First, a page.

Thursday, 6 March 2014
My old passports
The first time that I had ever set foot in Hong Kong was on 31 March 1978 when I was part of the Malaysian chess contingent that was invited for an official tour of the People's Republic of China. At that time, there were no direct flights between Malaysia and China, the Malaysian government only allowed Malaysians aged 55 and above to visit their so-called "motherland" and our contingent of chess players were basically not more than 40 years old, and thus the Malaysian Chess Federation had to apply for a special dispensation from our government. Once that hurdle was overcome, our visas were issued by the Chinese Embassy in Kuala Lumpur. Our group entered Sham Chun (Shenzhen) in China through a train ride from Kowloon to Lo Wu. Click here for my take on his historic trip. Of course, when we left China, we had to exit through the same way we entered and I was in Hong Kong again on 16 April 1978. Technically two visits to Hong Kong in 1978 but for all practical purposes, it should be counted as only one.
My second trip to Hong Kong was in March 1979 when the Penang Chess Association took part in the first Asian cities team chess championship. It was a reward for having won the inaugural Malaysian team chess championship in the previous year. I remember that this trip was sponsored by Dato' Low Hooi Siah who was the patron of the Penang Chess Association. Low was a prominent businessman in Penang, chairman of the Board of Governors of the Han Chiang High School and could have been the president of the Teochew Association as well at that time, and owner of Lowe Motors in George Town that held the Mercedes Benz franchise.
In the first few editions of the Asian cities team chess championships, the Hong Kong Chess Federation was the host. The president of their federation was a private banker named Leslie Collings. I missed going to the second Asian cities team chess championship as I gave up my chances to some other chess players from Penang to go in my place, but I went to the third tournament in February 1981.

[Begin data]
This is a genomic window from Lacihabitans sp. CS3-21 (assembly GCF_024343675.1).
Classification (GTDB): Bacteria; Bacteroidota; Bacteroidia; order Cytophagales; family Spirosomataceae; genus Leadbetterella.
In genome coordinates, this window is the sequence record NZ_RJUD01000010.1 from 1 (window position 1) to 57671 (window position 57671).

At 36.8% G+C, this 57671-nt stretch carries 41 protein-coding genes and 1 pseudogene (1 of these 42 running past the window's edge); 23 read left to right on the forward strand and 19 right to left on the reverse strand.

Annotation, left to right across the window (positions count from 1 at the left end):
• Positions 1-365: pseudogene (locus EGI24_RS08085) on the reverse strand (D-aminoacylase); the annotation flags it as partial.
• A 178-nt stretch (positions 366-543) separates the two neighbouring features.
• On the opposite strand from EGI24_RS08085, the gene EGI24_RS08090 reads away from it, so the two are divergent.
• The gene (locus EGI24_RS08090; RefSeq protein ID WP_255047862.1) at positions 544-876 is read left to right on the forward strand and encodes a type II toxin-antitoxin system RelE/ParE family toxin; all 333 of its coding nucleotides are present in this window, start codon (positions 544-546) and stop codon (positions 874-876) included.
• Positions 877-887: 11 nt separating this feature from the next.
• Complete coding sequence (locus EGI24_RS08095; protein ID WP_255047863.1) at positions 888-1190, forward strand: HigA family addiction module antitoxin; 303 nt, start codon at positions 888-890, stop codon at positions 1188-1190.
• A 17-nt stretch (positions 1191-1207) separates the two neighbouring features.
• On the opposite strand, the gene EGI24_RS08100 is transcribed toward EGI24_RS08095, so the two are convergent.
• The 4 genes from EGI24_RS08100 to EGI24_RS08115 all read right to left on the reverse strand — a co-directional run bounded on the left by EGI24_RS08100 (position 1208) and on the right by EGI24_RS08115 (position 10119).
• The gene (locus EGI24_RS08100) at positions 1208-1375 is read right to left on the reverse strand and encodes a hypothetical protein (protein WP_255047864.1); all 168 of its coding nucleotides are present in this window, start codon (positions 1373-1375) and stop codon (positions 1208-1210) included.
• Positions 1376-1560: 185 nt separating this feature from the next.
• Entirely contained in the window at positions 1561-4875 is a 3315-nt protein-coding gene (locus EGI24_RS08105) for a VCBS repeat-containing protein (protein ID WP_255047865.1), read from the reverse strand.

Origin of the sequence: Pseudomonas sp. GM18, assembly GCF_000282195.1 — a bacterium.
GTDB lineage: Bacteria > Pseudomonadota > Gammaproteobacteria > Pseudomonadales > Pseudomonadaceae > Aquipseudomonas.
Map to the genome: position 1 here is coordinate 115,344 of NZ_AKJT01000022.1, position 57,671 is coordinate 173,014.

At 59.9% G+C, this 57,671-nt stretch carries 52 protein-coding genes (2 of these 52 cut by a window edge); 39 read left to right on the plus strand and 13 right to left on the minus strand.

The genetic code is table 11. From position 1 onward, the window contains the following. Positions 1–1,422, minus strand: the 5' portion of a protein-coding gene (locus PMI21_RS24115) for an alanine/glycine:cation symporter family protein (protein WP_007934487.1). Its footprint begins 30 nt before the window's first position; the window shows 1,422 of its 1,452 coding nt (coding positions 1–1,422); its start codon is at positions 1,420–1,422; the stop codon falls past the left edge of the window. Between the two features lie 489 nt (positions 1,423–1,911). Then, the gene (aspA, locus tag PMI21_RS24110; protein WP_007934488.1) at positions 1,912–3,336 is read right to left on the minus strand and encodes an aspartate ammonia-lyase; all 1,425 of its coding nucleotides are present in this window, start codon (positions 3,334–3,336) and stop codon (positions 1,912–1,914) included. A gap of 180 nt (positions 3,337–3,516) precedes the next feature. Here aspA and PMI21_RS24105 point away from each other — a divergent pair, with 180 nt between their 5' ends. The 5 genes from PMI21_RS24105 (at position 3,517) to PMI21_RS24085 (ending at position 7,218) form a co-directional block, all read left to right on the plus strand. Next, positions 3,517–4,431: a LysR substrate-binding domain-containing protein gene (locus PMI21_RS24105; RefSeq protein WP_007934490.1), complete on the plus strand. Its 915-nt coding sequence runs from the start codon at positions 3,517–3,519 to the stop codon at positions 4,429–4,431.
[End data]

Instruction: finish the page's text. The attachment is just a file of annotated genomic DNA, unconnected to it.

Somehow, this tournament stopped after a few editions but it was revived by the Hong Kong Chess Federation in August 1995. And that was where I found myself again for the fourth time, playing chess. I remember rooming with Ng Weng Kong, a good friend from our Ban Hin Lee Bank days and one day, he was taken violently ill after disagreement with some local food there. Anyway, with a lot of retching here and there, it wasn't a good trip for him or me.
We were walking down Nathan Road one evening and stopped outside a Haagen Daas outlet. For some time, we were debating whether or not to spend our money on this ice cream. Especially in those days, Haagen Daas was like the Rolls Royce of ice creams: very expensive. And we were reflecting on our peculiar position: rich people would probably come to a decision immediately because money was no issue to them. But for the two of us, we would probably have to weigh it up for some five to 10 minutes before deciding whether our money would be better spent here or elsewhere. I wouldn't want to disclose our final decision, though. It doesn't matter at all.
My last visit to Hong Kong took place in June 1998. Went there with my wife and aunt. Probably the only occasion that I ever took her so far away from Penang but I told her that I would want to take her inside Shenzhen so that she could at least step foot once into her so-called "motherland." How very old-fashioned her thinking was.
But there was one other reason why I wanted to make that trip with my wife. First, I wanted her to visit Hong Kong before the old Kai Tak airport closed down. I had always been explaining to her the thrill of landing at Kai Tak airport, how the aeroplanes would seemingly glide over the rooftops of Kowloon as they approached the runway, how we could practically look into the windows of the buildings. All these were very exciting to me. However....she wasn't very impressed with what she saw.
Oh, by the way, I was also mentioning a bit about Singapore earlier on. What a coincidence that both Hong Kong and Singapore were former colonies of the British empire. Singapore was founded by Sir Stamford Raffles in 1819 while Britain took possession of Hong Kong in 1846. And then I was thinking to myself: gee, my alma mater, the Penang Free School, is even older than either Singapore or Hong Kong, it being established in 1816.